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Posted at 02:49 PM ET, 03/14/2013

Google Reader’s death sentence and the fear of what’s next


Attendees sits in front of a Google logo during Google I/O Conference at Moscone Center in San Francisco in this June 28, 2012 file photo. (STEPHEN LAM - REUTERS)

Google Reader users really don’t like the search giant’s decision to do away with the service.

The company announced in a blog post Wednesday that it would be undertaking “a second spring cleaning,” which includes retiring the popular Google Reader product on July 1. In total, Google will have retired 70 features or services since 2011.

“While [Google Reader] has a loyal following, over the years usage has declined,” wrote Urs Hölzle, senior vice president of technical infrastructure and Google Fellow. “Users and developers interested in RSS alternatives can export their data, including their subscriptions, with Google Takeout over the course of the next four months.”

But that hasn’t mollified all users, some of whom are so angry they are taking to the Web to petition that the company keep the popular service up and running. The petition platform, Change.org, has at least seven separate petitions — one with over 66,000 signatures as of the writing of this post — requesting that Google, well, not kill Reader. According to Change.org, at one point 17 percent of the site’s traffic was directed to that petition, which has been viewed over 222,000 times. That’s probably because the petition does more than call on Google to keep Reader alive. It expresses fear over whether Google would be willing to kill other popular products in its ecosystem.

That petition was written by Dan Lewis, a lawyer and Director of New Media Communication for the Sesame Workshop — yes, that Sesame Workshop — and author of the e-mail newsletter “Now I Know.” Lewis described how the company’s willingness to eliminate Reader undermined users’ confidence in its product suite:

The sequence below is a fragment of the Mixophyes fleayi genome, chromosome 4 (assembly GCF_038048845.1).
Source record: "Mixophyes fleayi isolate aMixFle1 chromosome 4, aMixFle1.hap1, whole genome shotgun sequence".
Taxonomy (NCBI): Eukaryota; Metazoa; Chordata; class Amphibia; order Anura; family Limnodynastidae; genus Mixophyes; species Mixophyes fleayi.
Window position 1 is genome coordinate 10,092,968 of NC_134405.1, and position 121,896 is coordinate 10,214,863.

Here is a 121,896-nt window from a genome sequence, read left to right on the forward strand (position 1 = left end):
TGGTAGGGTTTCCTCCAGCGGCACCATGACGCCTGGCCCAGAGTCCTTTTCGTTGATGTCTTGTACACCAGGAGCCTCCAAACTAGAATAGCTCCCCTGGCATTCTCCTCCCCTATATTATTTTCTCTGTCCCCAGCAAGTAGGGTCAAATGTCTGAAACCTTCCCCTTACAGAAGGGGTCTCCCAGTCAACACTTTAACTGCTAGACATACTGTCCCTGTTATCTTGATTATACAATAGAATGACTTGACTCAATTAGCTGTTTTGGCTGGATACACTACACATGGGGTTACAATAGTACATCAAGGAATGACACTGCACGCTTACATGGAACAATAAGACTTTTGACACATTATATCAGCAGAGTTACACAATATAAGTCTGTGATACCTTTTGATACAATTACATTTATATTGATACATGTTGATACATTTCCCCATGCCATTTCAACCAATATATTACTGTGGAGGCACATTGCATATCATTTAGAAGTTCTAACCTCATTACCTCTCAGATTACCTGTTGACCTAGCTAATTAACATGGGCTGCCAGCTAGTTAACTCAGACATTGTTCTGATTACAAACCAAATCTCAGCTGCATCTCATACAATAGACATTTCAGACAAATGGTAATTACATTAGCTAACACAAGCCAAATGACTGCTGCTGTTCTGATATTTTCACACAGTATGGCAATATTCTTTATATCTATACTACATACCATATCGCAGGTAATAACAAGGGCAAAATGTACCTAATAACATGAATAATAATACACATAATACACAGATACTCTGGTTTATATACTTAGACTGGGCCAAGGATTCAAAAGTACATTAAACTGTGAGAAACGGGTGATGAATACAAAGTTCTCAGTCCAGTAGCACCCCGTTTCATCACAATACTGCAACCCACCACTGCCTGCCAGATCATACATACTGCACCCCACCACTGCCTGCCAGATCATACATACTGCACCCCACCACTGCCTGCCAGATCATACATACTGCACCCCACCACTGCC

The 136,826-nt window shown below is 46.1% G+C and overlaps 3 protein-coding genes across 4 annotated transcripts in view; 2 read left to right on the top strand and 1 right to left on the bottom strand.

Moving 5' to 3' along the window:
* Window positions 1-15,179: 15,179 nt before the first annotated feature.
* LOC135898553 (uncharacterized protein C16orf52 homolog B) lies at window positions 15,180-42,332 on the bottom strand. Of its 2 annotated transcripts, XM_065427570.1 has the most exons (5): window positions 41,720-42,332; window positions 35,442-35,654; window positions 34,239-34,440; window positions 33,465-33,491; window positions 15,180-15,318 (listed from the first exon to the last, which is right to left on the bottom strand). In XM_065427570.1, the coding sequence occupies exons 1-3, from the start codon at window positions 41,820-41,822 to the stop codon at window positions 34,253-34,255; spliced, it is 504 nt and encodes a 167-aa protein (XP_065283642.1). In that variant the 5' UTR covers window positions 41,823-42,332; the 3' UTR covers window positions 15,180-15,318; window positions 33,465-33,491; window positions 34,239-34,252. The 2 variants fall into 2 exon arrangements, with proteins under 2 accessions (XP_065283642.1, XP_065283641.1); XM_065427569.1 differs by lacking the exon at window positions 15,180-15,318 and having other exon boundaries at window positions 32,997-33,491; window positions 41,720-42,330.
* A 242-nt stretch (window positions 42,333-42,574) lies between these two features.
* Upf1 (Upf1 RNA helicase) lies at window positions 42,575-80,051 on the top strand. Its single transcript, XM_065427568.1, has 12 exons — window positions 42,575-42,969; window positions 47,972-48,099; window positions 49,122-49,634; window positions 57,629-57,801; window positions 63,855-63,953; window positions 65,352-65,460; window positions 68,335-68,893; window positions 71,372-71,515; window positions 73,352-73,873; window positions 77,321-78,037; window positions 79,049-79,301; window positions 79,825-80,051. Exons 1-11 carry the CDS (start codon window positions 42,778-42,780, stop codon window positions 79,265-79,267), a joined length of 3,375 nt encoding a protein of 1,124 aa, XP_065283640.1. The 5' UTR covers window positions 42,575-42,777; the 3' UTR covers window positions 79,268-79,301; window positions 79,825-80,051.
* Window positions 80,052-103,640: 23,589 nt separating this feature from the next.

Our confidence in Google’s other products -- Gmail, YouTube, and yes, even Plus -- requires that we trust you in respecting how and why we use your other products. This isn’t just about our data in Reader. This is about us using your product because we love it, because it makes our lives better, and because we trust you not to nuke it. ... So, please don’t destroy that trust. You’re a huge corporation, with a market cap which rivals the GDP of nations. You’re able to dedicate 20% of your time to products which may never seen the light of day. You experiment in self-driving cars and really cool eyewear which we trust (trust!) you’ll use in a manner respectful to our needs, interests, etc. Show us you care. Don’t kill Google Reader.

Lewis declined to be interviewed regarding the petition. Meanwhile, a Google spokesperson said the company will be reaching out directly to users as the changes are implemented, but had no additional comment outside of Hölzle’s blog post.

The decision and reaction present an interesting look at the role fear can play in the innovation process. The reason Google is eliminating Reader, among its other services, is, as Hölzle writes, to keep the company from being spread to thin and eroding its ability to make “impact.” But, eliminating services in order to innovate and create new ones can, instead, prime users to think that nothing the company creates is sacred, diminishing consumers’ desire to trust and invest time in future products.

On the other hand, keeping the decks clean can usher in the development of new products that stand to become even more popular and break more ground. After all, Google has come a long way in product development since Reader was developed (talking shoes anyone?). Google Reader users are not alone when it comes to experiencing frustration over a retiring product. Users of the first generation iPad have been going without support from Apple since the launch of iOS 6 in September. But, just as there was a silver lining for iPad 1 users, there’s likely one for Reader users as well.

Technologists always seem to find a way to, as Tim Gunn so often says, “make it work.”

The author’s brother works for Google, but not on the Reader project.

Read more news and ideas on Innovations:

The cathedral and the bazaar

Tim Berners-Lee on the making of new worlds

How to be a ‘wonder junkie’

SXSW 2013 in Leaps and Beams

By  |  02:49 PM ET, 03/14/2013

 
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